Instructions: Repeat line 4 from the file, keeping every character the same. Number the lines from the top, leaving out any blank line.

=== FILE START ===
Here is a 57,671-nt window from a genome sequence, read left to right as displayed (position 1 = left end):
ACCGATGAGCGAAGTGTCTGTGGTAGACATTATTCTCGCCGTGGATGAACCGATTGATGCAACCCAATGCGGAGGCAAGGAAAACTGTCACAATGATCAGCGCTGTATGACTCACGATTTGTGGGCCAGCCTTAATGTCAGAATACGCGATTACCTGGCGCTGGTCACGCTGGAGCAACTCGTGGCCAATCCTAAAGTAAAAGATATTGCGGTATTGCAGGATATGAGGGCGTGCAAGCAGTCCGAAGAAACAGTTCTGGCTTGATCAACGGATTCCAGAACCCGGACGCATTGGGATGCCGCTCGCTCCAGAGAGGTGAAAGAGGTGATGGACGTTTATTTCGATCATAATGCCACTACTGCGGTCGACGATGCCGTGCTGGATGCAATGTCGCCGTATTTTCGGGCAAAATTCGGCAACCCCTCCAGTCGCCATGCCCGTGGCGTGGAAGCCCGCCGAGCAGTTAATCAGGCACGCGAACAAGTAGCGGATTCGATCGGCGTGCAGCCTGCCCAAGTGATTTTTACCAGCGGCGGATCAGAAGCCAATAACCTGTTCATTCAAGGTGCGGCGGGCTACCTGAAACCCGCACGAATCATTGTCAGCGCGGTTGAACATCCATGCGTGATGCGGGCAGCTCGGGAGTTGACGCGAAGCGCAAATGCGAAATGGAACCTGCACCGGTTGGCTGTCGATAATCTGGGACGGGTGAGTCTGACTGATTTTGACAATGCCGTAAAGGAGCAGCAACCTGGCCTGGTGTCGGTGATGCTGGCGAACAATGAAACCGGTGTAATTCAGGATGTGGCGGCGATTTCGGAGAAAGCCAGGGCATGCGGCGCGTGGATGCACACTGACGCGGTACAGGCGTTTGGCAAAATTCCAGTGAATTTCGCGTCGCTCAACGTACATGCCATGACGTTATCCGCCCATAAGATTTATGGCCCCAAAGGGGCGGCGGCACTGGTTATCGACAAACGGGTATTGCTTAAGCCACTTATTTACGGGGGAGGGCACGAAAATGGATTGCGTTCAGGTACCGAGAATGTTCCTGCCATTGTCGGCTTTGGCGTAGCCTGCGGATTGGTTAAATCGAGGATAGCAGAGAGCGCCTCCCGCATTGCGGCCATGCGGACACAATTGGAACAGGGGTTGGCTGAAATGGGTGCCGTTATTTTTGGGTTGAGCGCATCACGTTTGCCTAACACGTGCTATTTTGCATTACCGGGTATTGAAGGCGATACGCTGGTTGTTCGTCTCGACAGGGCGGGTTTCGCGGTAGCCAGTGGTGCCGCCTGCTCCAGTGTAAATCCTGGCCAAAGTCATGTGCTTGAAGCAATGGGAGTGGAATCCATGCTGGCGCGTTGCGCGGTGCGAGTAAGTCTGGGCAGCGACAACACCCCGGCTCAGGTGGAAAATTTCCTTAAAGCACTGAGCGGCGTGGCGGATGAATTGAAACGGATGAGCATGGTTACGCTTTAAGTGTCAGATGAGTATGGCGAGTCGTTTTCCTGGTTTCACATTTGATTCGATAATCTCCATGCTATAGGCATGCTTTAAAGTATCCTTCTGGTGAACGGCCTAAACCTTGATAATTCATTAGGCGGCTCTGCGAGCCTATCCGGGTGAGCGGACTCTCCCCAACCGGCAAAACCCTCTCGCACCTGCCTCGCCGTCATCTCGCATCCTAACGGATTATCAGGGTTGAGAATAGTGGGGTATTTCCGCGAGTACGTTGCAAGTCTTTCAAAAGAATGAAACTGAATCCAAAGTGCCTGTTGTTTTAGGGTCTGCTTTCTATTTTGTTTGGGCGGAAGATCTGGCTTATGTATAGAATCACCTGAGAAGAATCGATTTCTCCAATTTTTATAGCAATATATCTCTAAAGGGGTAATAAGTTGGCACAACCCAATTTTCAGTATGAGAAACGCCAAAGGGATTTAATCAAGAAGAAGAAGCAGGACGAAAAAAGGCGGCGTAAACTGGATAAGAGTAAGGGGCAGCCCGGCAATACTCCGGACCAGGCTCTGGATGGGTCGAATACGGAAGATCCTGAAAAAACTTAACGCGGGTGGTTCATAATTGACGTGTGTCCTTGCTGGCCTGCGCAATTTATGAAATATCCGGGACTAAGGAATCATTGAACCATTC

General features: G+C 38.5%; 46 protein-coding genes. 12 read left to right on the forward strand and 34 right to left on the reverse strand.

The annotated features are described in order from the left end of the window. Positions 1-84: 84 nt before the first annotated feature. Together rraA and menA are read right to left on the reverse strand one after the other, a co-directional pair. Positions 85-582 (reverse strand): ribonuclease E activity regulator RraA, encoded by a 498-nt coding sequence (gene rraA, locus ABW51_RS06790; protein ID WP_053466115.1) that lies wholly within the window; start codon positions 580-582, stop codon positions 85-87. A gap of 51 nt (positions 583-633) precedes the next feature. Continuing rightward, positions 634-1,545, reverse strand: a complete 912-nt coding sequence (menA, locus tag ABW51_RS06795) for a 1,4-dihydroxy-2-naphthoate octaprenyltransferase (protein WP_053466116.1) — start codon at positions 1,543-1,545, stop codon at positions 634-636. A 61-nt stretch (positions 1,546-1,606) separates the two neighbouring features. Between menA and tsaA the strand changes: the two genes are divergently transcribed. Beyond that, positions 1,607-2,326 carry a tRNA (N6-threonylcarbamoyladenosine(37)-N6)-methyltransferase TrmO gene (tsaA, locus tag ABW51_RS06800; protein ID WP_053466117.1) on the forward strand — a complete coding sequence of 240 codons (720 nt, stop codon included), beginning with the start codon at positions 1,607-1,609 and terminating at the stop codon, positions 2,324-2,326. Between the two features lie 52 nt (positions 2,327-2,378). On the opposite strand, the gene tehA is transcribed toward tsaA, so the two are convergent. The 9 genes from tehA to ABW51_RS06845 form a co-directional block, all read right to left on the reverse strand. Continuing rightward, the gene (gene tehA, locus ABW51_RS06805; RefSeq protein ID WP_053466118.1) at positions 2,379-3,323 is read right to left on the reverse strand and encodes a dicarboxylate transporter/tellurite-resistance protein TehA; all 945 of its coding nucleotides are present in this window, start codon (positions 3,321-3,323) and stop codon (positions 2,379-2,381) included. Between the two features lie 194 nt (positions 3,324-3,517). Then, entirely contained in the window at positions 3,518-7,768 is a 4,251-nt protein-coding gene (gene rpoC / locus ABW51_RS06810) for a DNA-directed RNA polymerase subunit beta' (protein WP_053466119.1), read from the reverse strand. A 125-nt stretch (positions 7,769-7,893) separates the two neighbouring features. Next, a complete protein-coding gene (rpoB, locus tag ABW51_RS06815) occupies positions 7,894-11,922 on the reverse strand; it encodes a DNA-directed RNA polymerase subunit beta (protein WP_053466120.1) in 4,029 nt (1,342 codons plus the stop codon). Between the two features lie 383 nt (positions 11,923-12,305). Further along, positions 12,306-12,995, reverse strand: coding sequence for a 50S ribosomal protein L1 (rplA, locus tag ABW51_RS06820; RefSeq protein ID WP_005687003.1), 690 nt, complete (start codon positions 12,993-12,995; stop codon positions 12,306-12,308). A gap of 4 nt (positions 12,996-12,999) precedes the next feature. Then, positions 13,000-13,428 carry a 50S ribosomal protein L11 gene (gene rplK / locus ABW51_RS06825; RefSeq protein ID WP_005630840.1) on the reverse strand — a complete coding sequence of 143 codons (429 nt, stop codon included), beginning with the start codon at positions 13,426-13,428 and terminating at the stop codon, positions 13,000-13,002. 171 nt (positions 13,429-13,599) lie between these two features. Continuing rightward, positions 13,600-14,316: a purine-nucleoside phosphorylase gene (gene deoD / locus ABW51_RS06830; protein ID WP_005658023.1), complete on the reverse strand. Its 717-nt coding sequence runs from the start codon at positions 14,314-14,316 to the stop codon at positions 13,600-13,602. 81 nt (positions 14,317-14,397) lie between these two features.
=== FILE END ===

The annotated features are described in order from the left end of the window. Positions 1-84: 84 nt before the first annotated feature. Together rraA and menA are read right to left on the reverse strand one after the other, a co-directional pair. Positions 85-582 (reverse strand): ribonuclease E activity regulator RraA, encoded by a 498-nt coding sequence (gene rraA, locus ABW51_RS06790; protein ID WP_053466115.1) that lies wholly within the window; start codon positions 580-582, stop codon positions 85-87. A gap of 51 nt (positions 583-633) precedes the next feature. Continuing rightward, positions 634-1,545, reverse strand: a complete 912-nt coding sequence (menA, locus tag ABW51_RS06795) for a 1,4-dihydroxy-2-naphthoate octaprenyltransferase (protein WP_053466116.1) — start codon at positions 1,543-1,545, stop codon at positions 634-636. A 61-nt stretch (positions 1,546-1,606) separates the two neighbouring features. Between menA and tsaA the strand changes: the two genes are divergently transcribed. Beyond that, positions 1,607-2,326 carry a tRNA (N6-threonylcarbamoyladenosine(37)-N6)-methyltransferase TrmO gene (tsaA, locus tag ABW51_RS06800; protein ID WP_053466117.1) on the forward strand — a complete coding sequence of 240 codons (720 nt, stop codon included), beginning with the start codon at positions 1,607-1,609 and terminating at the stop codon, positions 2,324-2,326. Between the two features lie 52 nt (positions 2,327-2,378). On the opposite strand, the gene tehA is transcribed toward tsaA, so the two are convergent. The 9 genes from tehA to ABW51_RS06845 form a co-directional block, all read right to left on the reverse strand. Continuing rightward, the gene (gene tehA, locus ABW51_RS06805; RefSeq protein ID WP_053466118.1) at positions 2,379-3,323 is read right to left on the reverse strand and encodes a dicarboxylate transporter/tellurite-resistance protein TehA; all 945 of its coding nucleotides are present in this window, start codon (positions 3,321-3,323) and stop codon (positions 2,379-2,381) included. Between the two features lie 194 nt (positions 3,324-3,517). Then, entirely contained in the window at positions 3,518-7,768 is a 4,251-nt protein-coding gene (gene rpoC / locus ABW51_RS06810) for a DNA-directed RNA polymerase subunit beta' (protein WP_053466119.1), read from the reverse strand. A 125-nt stretch (positions 7,769-7,893) separates the two neighbouring features. Next, a complete protein-coding gene (rpoB, locus tag ABW51_RS06815) occupies positions 7,894-11,922 on the reverse strand; it encodes a DNA-directed RNA polymerase subunit beta (protein WP_053466120.1) in 4,029 nt (1,342 codons plus the stop codon). Between the two features lie 383 nt (positions 11,923-12,305). Further along, positions 12,306-12,995, reverse strand: coding sequence for a 50S ribosomal protein L1 (rplA, locus tag ABW51_RS06820; RefSeq protein ID WP_005687003.1), 690 nt, complete (start codon positions 12,993-12,995; stop codon positions 12,306-12,308). A gap of 4 nt (positions 12,996-12,999) precedes the next feature. Then, positions 13,000-13,428 carry a 50S ribosomal protein L11 gene (gene rplK / locus ABW51_RS06825; RefSeq protein ID WP_005630840.1) on the reverse strand — a complete coding sequence of 143 codons (429 nt, stop codon included), beginning with the start codon at positions 13,426-13,428 and terminating at the stop codon, positions 13,000-13,002. 171 nt (positions 13,429-13,599) lie between these two features. Continuing rightward, positions 13,600-14,316: a purine-nucleoside phosphorylase gene (gene deoD / locus ABW51_RS06830; protein ID WP_005658023.1), complete on the reverse strand. Its 717-nt coding sequence runs from the start codon at positions 14,314-14,316 to the stop codon at positions 13,600-13,602. 81 nt (positions 14,317-14,397) lie between these two features.